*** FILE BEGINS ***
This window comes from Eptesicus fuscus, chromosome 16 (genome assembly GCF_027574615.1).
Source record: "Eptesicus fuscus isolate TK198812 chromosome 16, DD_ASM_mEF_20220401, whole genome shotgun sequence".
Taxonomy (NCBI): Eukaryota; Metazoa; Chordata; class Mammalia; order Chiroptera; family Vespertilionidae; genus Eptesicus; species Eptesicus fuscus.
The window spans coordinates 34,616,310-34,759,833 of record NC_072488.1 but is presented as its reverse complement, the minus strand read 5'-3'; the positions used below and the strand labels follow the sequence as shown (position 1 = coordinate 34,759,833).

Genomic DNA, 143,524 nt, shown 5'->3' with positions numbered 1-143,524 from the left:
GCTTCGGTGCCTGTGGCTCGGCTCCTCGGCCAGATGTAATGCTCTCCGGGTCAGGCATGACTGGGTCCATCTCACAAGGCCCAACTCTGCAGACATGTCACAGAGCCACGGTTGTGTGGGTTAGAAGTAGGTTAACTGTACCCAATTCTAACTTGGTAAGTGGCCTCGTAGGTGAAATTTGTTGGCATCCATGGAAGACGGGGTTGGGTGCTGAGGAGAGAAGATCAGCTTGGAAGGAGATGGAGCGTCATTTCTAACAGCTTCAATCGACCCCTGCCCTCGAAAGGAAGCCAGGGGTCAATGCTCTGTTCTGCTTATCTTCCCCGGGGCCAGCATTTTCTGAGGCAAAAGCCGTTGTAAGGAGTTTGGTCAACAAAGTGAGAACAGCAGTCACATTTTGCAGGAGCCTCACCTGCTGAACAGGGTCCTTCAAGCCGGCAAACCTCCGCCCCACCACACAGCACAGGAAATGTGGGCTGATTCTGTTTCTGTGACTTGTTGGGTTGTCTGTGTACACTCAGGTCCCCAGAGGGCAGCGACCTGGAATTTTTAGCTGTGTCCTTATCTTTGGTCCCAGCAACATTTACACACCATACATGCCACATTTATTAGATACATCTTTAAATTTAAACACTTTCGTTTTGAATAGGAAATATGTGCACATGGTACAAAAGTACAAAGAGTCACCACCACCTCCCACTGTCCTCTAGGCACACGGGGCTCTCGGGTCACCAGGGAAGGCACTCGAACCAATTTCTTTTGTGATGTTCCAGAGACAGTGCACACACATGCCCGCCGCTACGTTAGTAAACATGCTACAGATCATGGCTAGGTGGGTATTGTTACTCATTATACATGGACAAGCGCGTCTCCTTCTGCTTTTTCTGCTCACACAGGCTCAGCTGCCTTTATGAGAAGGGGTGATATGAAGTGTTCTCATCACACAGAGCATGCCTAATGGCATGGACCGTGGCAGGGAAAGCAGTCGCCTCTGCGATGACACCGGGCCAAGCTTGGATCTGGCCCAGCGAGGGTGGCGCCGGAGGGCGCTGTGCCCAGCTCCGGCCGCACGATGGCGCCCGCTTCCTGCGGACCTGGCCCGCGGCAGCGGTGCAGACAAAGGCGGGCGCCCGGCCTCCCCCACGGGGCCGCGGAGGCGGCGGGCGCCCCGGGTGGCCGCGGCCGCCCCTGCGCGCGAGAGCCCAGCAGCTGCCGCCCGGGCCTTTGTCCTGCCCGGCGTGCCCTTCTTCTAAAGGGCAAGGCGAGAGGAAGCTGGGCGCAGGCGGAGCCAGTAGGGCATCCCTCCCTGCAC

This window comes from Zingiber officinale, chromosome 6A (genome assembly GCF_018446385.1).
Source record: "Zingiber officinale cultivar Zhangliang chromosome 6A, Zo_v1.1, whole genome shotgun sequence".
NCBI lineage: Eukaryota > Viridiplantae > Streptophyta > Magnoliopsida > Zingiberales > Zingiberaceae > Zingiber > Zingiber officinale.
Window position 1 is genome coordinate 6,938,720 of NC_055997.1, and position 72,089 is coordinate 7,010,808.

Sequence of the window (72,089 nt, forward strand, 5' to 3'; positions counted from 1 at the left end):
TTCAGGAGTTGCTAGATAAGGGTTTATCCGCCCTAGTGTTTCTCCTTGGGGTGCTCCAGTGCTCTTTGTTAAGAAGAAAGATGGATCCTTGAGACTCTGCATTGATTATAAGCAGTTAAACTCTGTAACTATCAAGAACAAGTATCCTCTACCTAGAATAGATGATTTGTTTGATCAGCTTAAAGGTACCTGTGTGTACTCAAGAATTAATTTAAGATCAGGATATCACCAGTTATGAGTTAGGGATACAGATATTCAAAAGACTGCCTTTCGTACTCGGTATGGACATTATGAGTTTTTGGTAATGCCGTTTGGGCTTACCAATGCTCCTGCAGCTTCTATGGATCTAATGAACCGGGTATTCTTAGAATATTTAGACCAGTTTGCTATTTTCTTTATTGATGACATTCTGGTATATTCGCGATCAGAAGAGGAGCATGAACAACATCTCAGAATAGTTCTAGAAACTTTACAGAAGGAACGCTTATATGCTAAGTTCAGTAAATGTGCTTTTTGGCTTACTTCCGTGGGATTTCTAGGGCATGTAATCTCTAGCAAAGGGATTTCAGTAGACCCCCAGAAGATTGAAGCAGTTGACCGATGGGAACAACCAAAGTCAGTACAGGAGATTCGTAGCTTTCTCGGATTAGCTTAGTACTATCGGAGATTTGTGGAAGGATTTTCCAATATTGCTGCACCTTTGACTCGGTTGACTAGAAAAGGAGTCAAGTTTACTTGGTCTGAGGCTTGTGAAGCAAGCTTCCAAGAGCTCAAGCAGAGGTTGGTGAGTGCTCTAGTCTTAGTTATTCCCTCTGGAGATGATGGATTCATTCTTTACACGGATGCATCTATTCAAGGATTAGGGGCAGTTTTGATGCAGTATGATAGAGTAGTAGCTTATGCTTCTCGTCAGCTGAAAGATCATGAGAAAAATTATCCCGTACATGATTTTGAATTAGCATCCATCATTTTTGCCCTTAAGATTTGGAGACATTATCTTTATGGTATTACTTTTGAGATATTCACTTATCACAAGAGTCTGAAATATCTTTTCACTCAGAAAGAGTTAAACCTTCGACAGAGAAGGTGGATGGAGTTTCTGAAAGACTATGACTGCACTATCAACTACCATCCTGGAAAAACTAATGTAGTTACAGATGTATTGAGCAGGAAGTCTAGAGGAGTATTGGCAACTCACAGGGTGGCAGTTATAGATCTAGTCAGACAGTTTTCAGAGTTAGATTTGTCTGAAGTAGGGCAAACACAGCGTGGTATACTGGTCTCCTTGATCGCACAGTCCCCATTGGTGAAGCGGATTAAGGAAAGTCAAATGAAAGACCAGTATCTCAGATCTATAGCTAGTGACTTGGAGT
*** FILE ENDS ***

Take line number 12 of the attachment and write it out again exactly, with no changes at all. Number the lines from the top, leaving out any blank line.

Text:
TTCAGGAGTTGCTAGATAAGGGTTTATCCGCCCTAGTGTTTCTCCTTGGGGTGCTCCAGTGCTCTTTGTTAAGAAGAAAGATGGATCCTTGAGACTCTGCATTGATTATAAGCAGTTAAACTCTGTAACTATCAAGAACAAGTATCCTCTACCTAGAATAGATGATTTGTTTGATCAGCTTAAAGGTACCTGTGTGTACTCAAGAATTAATTTAAGATCAGGATATCACCAGTTATGAGTTAGGGATACAGATATTCAAAAGACTGCCTTTCGTACTCGGTATGGACATTATGAGTTTTTGGTAATGCCGTTTGGGCTTACCAATGCTCCTGCAGCTTCTATGGATCTAATGAACCGGGTATTCTTAGAATATTTAGACCAGTTTGCTATTTTCTTTATTGATGACATTCTGGTATATTCGCGATCAGAAGAGGAGCATGAACAACATCTCAGAATAGTTCTAGAAACTTTACAGAAGGAACGCTTATATGCTAAGTTCAGTAAATGTGCTTTTTGGCTTACTTCCGTGGGATTTCTAGGGCATGTAATCTCTAGCAAAGGGATTTCAGTAGACCCCCAGAAGATTGAAGCAGTTGACCGATGGGAACAACCAAAGTCAGTACAGGAGATTCGTAGCTTTCTCGGATTAGCTTAGTACTATCGGAGATTTGTGGAAGGATTTTCCAATATTGCTGCACCTTTGACTCGGTTGACTAGAAAAGGAGTCAAGTTTACTTGGTCTGAGGCTTGTGAAGCAAGCTTCCAAGAGCTCAAGCAGAGGTTGGTGAGTGCTCTAGTCTTAGTTATTCCCTCTGGAGATGATGGATTCATTCTTTACACGGATGCATCTATTCAAGGATTAGGGGCAGTTTTGATGCAGTATGATAGAGTAGTAGCTTATGCTTCTCGTCAGCTGAAAGATCATGAGAAAAATTATCCCGTACATGATTTTGAATTAGCATCCATCATTTTTGCCCTTAAGATTTGGAGACATTATCTTTATGGTATTACTTTTGAGATATTCACTTATCACAAGAGTCTGAAATATCTTTTCACTCAGAAAGAGTTAAACCTTCGACAGAGAAGGTGGATGGAGTTTCTGAAAGACTATGACTGCACTATCAACTACCATCCTGGAAAAACTAATGTAGTTACAGATGTATTGAGCAGGAAGTCTAGAGGAGTATTGGCAACTCACAGGGTGGCAGTTATAGATCTAGTCAGACAGTTTTCAGAGTTAGATTTGTCTGAAGTAGGGCAAACACAGCGTGGTATACTGGTCTCCTTGATCGCACAGTCCCCATTGGTGAAGCGGATTAAGGAAAGTCAAATGAAAGACCAGTATCTCAGATCTATAGCTAGTGACTTGGAGT